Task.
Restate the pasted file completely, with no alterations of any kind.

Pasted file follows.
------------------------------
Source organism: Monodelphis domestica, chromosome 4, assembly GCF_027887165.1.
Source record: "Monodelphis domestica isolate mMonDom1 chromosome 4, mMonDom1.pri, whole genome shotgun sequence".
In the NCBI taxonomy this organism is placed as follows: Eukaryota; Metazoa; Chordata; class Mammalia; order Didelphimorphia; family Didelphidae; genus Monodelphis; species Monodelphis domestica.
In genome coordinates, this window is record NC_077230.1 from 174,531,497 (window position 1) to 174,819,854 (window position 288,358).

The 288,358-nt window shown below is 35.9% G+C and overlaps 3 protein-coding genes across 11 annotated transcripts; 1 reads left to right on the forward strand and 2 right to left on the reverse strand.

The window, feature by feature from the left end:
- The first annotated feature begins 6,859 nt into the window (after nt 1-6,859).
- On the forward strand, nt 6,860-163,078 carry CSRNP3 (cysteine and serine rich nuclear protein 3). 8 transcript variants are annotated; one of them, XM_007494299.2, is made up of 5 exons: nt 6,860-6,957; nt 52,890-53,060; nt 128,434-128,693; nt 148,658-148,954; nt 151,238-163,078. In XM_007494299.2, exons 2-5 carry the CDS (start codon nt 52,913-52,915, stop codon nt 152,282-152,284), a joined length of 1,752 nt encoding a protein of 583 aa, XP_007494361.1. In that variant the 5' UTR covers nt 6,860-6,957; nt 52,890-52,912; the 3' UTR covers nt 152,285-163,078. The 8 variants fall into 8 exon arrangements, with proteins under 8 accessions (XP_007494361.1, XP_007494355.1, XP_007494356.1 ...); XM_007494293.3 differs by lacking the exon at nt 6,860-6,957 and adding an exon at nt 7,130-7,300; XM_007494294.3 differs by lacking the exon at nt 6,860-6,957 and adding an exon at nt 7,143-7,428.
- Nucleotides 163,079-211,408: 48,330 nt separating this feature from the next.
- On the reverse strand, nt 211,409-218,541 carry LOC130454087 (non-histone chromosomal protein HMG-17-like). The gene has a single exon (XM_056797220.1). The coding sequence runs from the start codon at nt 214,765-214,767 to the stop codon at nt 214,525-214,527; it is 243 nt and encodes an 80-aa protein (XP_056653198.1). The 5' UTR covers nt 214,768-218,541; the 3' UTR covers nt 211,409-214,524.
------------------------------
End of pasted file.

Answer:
Source organism: Monodelphis domestica, chromosome 4, assembly GCF_027887165.1.
Source record: "Monodelphis domestica isolate mMonDom1 chromosome 4, mMonDom1.pri, whole genome shotgun sequence".
In the NCBI taxonomy this organism is placed as follows: Eukaryota; Metazoa; Chordata; class Mammalia; order Didelphimorphia; family Didelphidae; genus Monodelphis; species Monodelphis domestica.
In genome coordinates, this window is record NC_077230.1 from 174,531,497 (window position 1) to 174,819,854 (window position 288,358).

The 288,358-nt window shown below is 35.9% G+C and overlaps 3 protein-coding genes across 11 annotated transcripts; 1 reads left to right on the forward strand and 2 right to left on the reverse strand.

The window, feature by feature from the left end:
- The first annotated feature begins 6,859 nt into the window (after nt 1-6,859).
- On the forward strand, nt 6,860-163,078 carry CSRNP3 (cysteine and serine rich nuclear protein 3). 8 transcript variants are annotated; one of them, XM_007494299.2, is made up of 5 exons: nt 6,860-6,957; nt 52,890-53,060; nt 128,434-128,693; nt 148,658-148,954; nt 151,238-163,078. In XM_007494299.2, exons 2-5 carry the CDS (start codon nt 52,913-52,915, stop codon nt 152,282-152,284), a joined length of 1,752 nt encoding a protein of 583 aa, XP_007494361.1. In that variant the 5' UTR covers nt 6,860-6,957; nt 52,890-52,912; the 3' UTR covers nt 152,285-163,078. The 8 variants fall into 8 exon arrangements, with proteins under 8 accessions (XP_007494361.1, XP_007494355.1, XP_007494356.1 ...); XM_007494293.3 differs by lacking the exon at nt 6,860-6,957 and adding an exon at nt 7,130-7,300; XM_007494294.3 differs by lacking the exon at nt 6,860-6,957 and adding an exon at nt 7,143-7,428.
- Nucleotides 163,079-211,408: 48,330 nt separating this feature from the next.
- On the reverse strand, nt 211,409-218,541 carry LOC130454087 (non-histone chromosomal protein HMG-17-like). The gene has a single exon (XM_056797220.1). The coding sequence runs from the start codon at nt 214,765-214,767 to the stop codon at nt 214,525-214,527; it is 243 nt and encodes an 80-aa protein (XP_056653198.1). The 5' UTR covers nt 214,768-218,541; the 3' UTR covers nt 211,409-214,524.